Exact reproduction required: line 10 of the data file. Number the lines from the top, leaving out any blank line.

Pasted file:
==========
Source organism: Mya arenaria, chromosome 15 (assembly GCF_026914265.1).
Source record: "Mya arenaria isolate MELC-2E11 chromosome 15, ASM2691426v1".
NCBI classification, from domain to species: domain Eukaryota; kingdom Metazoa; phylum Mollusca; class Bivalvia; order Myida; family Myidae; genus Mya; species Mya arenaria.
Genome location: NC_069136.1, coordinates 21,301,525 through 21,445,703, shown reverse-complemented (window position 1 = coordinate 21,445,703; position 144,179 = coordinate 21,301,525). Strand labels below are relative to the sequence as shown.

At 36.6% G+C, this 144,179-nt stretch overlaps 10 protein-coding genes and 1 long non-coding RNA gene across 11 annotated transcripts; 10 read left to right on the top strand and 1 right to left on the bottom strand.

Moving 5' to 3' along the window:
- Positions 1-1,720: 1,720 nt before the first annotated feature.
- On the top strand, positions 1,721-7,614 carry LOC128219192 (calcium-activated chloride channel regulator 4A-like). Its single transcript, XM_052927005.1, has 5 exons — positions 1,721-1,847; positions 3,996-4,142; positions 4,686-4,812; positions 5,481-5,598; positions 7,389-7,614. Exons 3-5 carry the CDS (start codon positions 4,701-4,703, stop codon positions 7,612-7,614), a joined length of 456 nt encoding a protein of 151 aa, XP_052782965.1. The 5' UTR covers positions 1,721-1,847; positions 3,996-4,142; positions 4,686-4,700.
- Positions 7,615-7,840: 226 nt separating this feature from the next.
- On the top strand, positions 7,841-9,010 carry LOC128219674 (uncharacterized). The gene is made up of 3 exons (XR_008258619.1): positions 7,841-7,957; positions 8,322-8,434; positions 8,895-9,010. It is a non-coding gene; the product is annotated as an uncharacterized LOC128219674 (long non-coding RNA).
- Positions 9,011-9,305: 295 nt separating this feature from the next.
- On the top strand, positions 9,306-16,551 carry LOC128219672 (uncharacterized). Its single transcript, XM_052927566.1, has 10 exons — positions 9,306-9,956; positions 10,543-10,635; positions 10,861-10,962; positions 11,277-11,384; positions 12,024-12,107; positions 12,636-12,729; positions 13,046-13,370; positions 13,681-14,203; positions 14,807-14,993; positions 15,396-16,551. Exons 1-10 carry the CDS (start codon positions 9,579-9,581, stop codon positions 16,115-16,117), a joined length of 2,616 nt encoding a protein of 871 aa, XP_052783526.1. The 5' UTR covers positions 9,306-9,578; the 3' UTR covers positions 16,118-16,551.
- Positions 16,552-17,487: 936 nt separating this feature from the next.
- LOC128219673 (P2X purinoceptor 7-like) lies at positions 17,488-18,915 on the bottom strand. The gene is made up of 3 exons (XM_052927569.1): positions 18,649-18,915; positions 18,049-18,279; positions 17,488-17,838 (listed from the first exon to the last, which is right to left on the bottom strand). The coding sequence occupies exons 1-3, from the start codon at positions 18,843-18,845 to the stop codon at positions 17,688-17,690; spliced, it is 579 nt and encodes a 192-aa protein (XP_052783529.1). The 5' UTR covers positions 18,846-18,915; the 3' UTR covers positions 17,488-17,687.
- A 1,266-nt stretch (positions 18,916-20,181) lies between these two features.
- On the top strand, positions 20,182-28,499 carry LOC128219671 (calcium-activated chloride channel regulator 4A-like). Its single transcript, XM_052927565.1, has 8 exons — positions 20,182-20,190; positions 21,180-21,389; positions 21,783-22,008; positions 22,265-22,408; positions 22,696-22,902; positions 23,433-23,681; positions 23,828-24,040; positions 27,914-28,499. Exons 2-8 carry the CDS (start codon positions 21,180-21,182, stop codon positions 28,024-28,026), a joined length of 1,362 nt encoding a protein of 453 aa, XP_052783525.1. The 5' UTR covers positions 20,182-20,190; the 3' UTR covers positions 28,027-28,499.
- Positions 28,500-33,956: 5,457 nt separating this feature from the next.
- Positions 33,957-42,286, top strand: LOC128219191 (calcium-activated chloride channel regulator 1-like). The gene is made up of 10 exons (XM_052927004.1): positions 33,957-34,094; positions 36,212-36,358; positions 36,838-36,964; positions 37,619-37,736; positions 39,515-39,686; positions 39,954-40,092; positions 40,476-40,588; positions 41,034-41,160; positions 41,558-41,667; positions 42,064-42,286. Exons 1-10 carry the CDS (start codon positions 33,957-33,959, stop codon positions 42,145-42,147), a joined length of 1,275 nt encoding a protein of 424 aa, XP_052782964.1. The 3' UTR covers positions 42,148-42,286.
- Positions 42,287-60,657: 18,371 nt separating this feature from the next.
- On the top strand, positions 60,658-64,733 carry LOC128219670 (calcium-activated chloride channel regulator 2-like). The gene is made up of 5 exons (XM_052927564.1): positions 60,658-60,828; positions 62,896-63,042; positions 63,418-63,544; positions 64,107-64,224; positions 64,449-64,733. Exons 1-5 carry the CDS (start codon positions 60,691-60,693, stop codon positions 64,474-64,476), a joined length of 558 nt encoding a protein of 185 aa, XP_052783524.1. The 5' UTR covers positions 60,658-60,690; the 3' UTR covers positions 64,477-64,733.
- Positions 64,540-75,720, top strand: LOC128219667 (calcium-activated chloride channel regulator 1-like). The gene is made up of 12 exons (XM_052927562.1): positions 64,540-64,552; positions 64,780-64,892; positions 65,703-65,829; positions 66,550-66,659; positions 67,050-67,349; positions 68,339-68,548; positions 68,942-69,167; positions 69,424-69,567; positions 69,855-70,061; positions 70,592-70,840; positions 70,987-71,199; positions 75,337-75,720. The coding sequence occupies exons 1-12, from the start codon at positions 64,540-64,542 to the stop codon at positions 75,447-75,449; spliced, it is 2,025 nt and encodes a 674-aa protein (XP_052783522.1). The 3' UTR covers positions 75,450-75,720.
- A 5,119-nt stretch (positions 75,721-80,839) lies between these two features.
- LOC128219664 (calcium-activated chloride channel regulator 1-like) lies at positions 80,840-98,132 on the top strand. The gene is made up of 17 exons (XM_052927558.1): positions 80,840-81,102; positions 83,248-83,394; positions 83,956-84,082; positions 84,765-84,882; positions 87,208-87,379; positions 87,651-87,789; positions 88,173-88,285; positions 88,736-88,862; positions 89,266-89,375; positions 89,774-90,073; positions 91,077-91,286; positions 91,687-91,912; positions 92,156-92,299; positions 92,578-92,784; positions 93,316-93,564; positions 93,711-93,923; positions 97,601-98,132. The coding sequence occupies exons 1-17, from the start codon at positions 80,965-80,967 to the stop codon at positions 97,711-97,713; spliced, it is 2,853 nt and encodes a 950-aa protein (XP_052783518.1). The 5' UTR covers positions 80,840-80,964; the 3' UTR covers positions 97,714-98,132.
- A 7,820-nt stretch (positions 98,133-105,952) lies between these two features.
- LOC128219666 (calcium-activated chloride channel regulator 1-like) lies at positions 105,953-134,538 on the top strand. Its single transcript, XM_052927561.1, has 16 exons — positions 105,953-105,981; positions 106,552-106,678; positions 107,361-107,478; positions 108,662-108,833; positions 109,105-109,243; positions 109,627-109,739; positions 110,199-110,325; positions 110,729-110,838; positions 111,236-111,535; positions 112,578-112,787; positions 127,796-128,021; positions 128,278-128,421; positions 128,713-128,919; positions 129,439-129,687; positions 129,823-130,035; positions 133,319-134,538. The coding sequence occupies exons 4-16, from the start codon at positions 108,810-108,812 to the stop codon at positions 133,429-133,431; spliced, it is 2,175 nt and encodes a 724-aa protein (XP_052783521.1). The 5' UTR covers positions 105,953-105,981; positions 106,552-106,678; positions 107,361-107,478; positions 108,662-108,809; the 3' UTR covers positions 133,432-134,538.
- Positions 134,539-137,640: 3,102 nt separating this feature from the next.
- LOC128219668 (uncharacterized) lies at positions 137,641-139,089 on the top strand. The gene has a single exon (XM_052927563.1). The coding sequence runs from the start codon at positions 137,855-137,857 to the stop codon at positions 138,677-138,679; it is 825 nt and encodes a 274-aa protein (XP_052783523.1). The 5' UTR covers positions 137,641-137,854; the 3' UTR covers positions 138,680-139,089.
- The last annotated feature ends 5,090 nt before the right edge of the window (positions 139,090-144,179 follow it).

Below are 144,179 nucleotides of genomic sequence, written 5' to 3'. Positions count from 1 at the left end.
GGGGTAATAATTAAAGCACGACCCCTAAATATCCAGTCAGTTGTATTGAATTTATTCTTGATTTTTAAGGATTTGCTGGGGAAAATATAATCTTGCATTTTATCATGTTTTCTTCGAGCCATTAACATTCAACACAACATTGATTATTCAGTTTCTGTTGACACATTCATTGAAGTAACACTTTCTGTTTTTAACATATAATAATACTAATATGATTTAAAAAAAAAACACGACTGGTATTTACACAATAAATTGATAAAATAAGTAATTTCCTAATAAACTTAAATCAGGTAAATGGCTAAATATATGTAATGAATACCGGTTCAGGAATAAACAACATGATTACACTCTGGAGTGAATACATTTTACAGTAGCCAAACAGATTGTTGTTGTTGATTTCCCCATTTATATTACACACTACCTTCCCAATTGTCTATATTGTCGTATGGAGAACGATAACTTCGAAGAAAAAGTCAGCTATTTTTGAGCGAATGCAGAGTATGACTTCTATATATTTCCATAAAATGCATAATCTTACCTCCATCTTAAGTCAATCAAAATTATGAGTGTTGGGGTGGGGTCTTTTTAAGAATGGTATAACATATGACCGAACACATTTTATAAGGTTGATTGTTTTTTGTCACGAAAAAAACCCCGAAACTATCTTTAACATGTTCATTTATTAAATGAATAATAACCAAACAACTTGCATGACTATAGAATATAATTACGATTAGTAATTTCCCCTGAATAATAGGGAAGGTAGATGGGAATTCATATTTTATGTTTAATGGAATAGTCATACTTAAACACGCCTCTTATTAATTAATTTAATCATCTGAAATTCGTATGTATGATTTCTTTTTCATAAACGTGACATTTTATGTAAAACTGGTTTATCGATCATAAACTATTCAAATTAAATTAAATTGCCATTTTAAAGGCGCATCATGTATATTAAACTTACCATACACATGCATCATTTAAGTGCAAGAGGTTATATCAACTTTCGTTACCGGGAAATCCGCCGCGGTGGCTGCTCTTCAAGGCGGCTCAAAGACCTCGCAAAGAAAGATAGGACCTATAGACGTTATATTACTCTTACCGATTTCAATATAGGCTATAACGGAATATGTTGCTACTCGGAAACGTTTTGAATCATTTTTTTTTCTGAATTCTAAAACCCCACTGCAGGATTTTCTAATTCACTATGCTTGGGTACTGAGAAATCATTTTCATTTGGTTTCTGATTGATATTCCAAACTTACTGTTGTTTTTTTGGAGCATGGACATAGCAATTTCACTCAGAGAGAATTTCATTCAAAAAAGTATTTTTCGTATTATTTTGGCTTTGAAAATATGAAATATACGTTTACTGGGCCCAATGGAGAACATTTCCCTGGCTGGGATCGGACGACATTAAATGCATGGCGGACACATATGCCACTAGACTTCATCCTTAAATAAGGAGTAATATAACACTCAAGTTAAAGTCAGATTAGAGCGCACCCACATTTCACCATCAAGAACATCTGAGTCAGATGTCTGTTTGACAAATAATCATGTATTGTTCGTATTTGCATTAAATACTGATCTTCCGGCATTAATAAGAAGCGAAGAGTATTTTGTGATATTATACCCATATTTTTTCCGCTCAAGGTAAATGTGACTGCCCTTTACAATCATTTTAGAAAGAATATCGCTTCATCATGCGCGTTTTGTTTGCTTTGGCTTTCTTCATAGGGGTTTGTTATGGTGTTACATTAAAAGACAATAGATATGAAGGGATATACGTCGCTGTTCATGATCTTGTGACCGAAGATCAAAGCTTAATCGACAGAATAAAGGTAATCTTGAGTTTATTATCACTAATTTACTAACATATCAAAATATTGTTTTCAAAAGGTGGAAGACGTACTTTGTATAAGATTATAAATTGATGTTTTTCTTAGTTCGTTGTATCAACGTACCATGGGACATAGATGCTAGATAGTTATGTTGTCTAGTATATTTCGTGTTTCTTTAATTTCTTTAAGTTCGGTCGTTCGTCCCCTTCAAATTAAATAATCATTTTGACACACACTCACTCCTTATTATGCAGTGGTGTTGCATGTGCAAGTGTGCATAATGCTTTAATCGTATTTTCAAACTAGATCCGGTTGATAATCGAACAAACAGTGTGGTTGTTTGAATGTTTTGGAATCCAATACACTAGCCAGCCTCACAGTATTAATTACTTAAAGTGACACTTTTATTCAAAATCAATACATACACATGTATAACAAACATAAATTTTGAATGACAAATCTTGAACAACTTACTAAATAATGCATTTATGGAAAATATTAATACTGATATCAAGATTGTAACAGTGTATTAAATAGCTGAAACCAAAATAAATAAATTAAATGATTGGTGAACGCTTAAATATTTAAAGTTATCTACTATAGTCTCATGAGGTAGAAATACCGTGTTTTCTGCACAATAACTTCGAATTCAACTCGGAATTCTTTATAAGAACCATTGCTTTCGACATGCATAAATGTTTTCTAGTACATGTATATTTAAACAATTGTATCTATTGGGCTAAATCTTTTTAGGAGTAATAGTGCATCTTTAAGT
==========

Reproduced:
- On the top strand, positions 7,841-9,010 carry LOC128219674 (uncharacterized). The gene is made up of 3 exons (XR_008258619.1): positions 7,841-7,957; positions 8,322-8,434; positions 8,895-9,010. It is a non-coding gene; the product is annotated as an uncharacterized LOC128219674 (long non-coding RNA).